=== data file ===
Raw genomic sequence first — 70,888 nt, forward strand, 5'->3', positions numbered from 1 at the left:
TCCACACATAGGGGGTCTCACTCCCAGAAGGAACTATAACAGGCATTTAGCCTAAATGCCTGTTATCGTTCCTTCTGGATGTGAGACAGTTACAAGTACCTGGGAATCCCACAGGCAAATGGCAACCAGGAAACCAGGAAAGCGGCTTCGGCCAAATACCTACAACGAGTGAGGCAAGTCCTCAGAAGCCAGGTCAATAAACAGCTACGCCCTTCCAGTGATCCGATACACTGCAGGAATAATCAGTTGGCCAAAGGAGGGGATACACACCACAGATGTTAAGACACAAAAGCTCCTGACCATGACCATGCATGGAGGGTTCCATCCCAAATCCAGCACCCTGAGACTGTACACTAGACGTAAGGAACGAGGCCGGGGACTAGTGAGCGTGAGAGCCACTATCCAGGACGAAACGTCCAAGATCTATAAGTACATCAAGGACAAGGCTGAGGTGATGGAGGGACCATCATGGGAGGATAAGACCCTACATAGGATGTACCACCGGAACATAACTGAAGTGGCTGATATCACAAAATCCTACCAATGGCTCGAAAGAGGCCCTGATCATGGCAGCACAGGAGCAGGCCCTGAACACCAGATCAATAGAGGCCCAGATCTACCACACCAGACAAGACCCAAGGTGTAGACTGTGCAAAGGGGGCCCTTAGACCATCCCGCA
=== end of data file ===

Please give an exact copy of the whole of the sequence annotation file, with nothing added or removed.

Raw genomic sequence first — 70,888 nt, forward strand, 5'->3', positions numbered from 1 at the left:
TCCACACATAGGGGGTCTCACTCCCAGAAGGAACTATAACAGGCATTTAGCCTAAATGCCTGTTATCGTTCCTTCTGGATGTGAGACAGTTACAAGTACCTGGGAATCCCACAGGCAAATGGCAACCAGGAAACCAGGAAAGCGGCTTCGGCCAAATACCTACAACGAGTGAGGCAAGTCCTCAGAAGCCAGGTCAATAAACAGCTACGCCCTTCCAGTGATCCGATACACTGCAGGAATAATCAGTTGGCCAAAGGAGGGGATACACACCACAGATGTTAAGACACAAAAGCTCCTGACCATGACCATGCATGGAGGGTTCCATCCCAAATCCAGCACCCTGAGACTGTACACTAGACGTAAGGAACGAGGCCGGGGACTAGTGAGCGTGAGAGCCACTATCCAGGACGAAACGTCCAAGATCTATAAGTACATCAAGGACAAGGCTGAGGTGATGGAGGGACCATCATGGGAGGATAAGACCCTACATAGGATGTACCACCGGAACATAACTGAAGTGGCTGATATCACAAAATCCTACCAATGGCTCGAAAGAGGCCCTGATCATGGCAGCACAGGAGCAGGCCCTGAACACCAGATCAATAGAGGCCCAGATCTACCACACCAGACAAGACCCAAGGTGTAGACTGTGCAAAGGGGGCCCTTAGACCATCCCGCA